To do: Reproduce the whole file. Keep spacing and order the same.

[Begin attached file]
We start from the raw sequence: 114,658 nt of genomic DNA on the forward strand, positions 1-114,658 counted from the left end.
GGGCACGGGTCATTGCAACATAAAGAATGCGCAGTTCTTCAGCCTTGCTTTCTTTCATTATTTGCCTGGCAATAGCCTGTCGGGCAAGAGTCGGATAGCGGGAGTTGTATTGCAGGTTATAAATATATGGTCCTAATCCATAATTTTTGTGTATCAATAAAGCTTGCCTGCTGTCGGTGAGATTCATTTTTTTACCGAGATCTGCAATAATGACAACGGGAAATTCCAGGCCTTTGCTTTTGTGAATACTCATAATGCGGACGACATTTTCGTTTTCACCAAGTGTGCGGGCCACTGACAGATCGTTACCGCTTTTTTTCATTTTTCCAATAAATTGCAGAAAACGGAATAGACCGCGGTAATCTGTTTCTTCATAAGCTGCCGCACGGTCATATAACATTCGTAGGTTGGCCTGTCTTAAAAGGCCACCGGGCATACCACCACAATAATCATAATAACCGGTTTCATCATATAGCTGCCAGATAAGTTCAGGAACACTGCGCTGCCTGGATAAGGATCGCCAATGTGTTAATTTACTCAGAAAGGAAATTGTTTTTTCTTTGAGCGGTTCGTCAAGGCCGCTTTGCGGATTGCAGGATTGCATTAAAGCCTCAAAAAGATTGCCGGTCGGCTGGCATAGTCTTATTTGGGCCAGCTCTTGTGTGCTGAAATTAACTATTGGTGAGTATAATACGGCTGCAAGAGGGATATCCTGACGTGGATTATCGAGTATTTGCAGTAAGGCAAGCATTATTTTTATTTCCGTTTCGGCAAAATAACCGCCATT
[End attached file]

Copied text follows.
We start from the raw sequence: 114,658 nt of genomic DNA on the forward strand, positions 1-114,658 counted from the left end.
GGGCACGGGTCATTGCAACATAAAGAATGCGCAGTTCTTCAGCCTTGCTTTCTTTCATTATTTGCCTGGCAATAGCCTGTCGGGCAAGAGTCGGATAGCGGGAGTTGTATTGCAGGTTATAAATATATGGTCCTAATCCATAATTTTTGTGTATCAATAAAGCTTGCCTGCTGTCGGTGAGATTCATTTTTTTACCGAGATCTGCAATAATGACAACGGGAAATTCCAGGCCTTTGCTTTTGTGAATACTCATAATGCGGACGACATTTTCGTTTTCACCAAGTGTGCGGGCCACTGACAGATCGTTACCGCTTTTTTTCATTTTTCCAATAAATTGCAGAAAACGGAATAGACCGCGGTAATCTGTTTCTTCATAAGCTGCCGCACGGTCATATAACATTCGTAGGTTGGCCTGTCTTAAAAGGCCACCGGGCATACCACCACAATAATCATAATAACCGGTTTCATCATATAGCTGCCAGATAAGTTCAGGAACACTGCGCTGCCTGGATAAGGATCGCCAATGTGTTAATTTACTCAGAAAGGAAATTGTTTTTTCTTTGAGCGGTTCGTCAAGGCCGCTTTGCGGATTGCAGGATTGCATTAAAGCCTCAAAAAGATTGCCGGTCGGCTGGCATAGTCTTATTTGGGCCAGCTCTTGTGTGCTGAAATTAACTATTGGTGAGTATAATACGGCTGCAAGAGGGATATCCTGACGTGGATTATCGAGTATTTGCAGTAAGGCAAGCATTATTTTTATTTCCGTTTCGGCAAAATAACCGCCATT